How to avoid small product losses
Take these simple steps to improve line profitability.
BakingBusiness.com, June 19, 2012
by Ramon Cantu, project manager, POWER Engineers
POWER Engineers

When attempting to increase overall line efficiencies and productivity, manufacturers will often focus on the low-hanging fruit or the big hitters and leave what appear to be smaller losses to others. When improving efficiencies, considerations include faster and more efficient equipment or reduction of manpower. These types of initiatives will produce the greatest change in efficiency. Smaller adjustments will produce smaller results, but when considered all together, these adjustments could yield tremendous savings.

Common reasons for small product loss include:

Product spillage over conveyor sides

Product spillage over the conveyor sides could be the result of those sides being too short. If production rates dictate an increase in volume, then the conveyor should be resized. Product spillage could also be caused by the conveyor running too slow. Sometimes speeds are adjusted by maintenance personnel or operations staff as production requirements change; even a slight change in speed can cause variances in product levels resulting in spillage.

Gaps in conveyor transition points

Conveyor transition points can also be a source of losses. If conveyors are installed improperly, gaps might exist between transition points among conveyors resulting in product loss. Gaps are also created when conveyors are accidently bumped and moved off center during operations or during routine maintenance. Eliminating these gaps is a simple step that will minimize spillage and reduce maintenance and cleanup costs while keeping product where it belongs.

Spillage from improperly operating distribution gates

Distribution gates are another common source of product losses. Damaged gates typically result in some level of product spillage, while improper stroke lengths can compound the problem. Checking the operation and positioning of gates should be a part of your routine maintenance. Product on the floor is often an early indicator of developing operational issues associated with a problematic gate; take early action to maintain your overall production rates.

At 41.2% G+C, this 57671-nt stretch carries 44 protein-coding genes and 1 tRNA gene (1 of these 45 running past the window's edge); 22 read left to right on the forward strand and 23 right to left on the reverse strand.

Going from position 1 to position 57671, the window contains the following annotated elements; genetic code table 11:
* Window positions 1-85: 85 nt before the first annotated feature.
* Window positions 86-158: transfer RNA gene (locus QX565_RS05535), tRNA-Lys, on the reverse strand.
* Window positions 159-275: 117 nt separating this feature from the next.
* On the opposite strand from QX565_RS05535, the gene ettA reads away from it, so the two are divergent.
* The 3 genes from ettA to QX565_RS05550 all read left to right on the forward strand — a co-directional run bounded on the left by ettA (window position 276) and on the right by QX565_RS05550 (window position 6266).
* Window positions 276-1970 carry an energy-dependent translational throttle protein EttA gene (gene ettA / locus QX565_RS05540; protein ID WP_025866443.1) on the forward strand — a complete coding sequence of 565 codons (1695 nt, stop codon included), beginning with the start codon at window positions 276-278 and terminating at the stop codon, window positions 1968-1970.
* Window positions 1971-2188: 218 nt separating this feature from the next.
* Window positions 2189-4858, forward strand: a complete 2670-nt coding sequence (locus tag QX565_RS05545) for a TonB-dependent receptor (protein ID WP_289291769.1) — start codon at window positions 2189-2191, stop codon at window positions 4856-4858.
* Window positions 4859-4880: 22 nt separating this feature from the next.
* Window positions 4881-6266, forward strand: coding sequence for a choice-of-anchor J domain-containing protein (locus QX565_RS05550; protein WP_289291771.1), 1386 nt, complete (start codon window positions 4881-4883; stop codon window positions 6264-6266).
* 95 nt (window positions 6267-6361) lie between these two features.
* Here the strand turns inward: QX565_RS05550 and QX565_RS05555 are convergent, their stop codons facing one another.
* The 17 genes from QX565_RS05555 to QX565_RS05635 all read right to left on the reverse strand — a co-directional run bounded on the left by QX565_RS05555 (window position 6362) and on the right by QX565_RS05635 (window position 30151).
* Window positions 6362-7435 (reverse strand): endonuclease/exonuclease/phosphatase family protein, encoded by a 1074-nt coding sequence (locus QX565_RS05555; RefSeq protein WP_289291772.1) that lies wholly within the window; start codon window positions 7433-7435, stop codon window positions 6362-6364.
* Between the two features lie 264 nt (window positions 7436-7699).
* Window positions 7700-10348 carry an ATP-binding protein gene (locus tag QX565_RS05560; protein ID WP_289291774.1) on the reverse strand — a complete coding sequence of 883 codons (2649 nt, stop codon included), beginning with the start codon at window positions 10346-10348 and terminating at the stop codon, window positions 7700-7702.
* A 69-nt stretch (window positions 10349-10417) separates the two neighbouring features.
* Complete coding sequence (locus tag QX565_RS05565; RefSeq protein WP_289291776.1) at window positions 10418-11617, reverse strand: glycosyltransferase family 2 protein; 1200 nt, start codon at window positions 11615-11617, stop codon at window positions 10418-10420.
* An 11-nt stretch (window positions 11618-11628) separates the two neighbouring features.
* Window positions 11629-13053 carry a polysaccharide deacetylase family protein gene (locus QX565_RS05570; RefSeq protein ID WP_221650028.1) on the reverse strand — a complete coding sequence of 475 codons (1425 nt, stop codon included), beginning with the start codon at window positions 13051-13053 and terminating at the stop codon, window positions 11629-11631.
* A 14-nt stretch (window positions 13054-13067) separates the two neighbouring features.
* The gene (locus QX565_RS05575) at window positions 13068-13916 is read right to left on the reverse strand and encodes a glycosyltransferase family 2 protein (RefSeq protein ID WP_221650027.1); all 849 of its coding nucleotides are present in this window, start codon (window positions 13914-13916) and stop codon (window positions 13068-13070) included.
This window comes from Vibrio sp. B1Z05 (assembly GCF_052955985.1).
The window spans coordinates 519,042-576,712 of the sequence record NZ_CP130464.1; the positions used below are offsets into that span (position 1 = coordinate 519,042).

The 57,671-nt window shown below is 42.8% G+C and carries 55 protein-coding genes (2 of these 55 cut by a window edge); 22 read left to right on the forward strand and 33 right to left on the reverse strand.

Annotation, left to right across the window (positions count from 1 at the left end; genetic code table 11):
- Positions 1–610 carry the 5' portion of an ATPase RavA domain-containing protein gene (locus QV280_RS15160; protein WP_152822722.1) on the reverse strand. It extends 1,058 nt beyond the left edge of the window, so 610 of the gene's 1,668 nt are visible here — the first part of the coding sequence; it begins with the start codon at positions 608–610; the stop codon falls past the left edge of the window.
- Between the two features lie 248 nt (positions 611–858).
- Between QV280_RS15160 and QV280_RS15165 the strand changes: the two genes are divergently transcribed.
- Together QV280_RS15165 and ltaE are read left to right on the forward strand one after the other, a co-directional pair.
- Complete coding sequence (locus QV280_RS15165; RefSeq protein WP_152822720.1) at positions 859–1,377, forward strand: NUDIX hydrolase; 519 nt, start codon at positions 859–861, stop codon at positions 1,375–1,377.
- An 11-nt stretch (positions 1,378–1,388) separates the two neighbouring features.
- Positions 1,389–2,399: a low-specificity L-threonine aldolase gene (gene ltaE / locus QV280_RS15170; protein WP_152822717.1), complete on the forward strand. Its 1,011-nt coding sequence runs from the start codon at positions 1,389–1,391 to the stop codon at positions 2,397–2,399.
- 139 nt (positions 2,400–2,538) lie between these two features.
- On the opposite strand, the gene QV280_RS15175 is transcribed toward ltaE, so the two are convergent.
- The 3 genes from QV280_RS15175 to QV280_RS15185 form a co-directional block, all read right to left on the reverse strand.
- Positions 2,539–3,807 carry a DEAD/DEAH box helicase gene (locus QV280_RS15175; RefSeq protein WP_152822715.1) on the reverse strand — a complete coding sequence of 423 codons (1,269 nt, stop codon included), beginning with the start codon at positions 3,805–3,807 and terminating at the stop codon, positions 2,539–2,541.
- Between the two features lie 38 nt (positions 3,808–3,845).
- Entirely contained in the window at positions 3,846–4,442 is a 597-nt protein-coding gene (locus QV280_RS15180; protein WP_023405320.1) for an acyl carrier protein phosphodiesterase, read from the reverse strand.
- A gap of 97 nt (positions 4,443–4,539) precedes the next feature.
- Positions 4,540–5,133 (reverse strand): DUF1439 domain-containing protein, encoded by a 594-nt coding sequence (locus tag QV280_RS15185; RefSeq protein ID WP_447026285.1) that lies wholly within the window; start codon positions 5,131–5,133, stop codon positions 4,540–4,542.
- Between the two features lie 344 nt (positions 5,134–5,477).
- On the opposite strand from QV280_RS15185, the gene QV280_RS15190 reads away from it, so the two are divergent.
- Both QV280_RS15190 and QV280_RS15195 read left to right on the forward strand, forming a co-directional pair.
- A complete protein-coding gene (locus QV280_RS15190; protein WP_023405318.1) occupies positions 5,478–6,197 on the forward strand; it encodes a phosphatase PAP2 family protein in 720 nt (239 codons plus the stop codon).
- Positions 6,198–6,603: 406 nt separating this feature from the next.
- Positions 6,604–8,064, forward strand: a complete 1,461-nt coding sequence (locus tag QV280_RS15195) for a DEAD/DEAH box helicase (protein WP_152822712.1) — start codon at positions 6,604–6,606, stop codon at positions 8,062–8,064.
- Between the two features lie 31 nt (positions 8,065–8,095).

Statistical weigher maintenance

Statistical weighers have many moving parts, which need to be cleaned and maintained regularly. Mechanisms should always move freely. Mechanisms can become sticky from the product itself, or they can become damaged during the cleaning and sanitation process. In addition, improperly functioning buckets can cause overweights and inconsistencies that prevent you from optimizing the profitability of your lines. You must take care to ensure statistical weighers and all of their moving parts are working as intended.

Small product losses are easy to spot. Product on the floor is a dead giveaway and a simple flag that something is wrong. Simply put, if the product is going on the floor, it is not going in the package and you are losing sales. There may be only a small amount of product lost in any one location, but the cumulative effect can result in large losses. If a half pound of product is lost every hour at ten different locations, the result is a loss of 5 lb per hour or 120 lb per day, which translates into substantial dollar losses that impact line efficiencies and your overall line ROI.

My advice? Do not ignore the crumbs on the floor — seek out solutions to the small product losses.

This story is sponsored by POWER Engineers, which has one of the most comprehensive teams of engineers and specialists serving the baking and snack industry. As an extension of its clients' engineering teams, the company provides program management, integrated solutions and full facility design for the baking and snack industry. Learn more at www.powereng.com/food.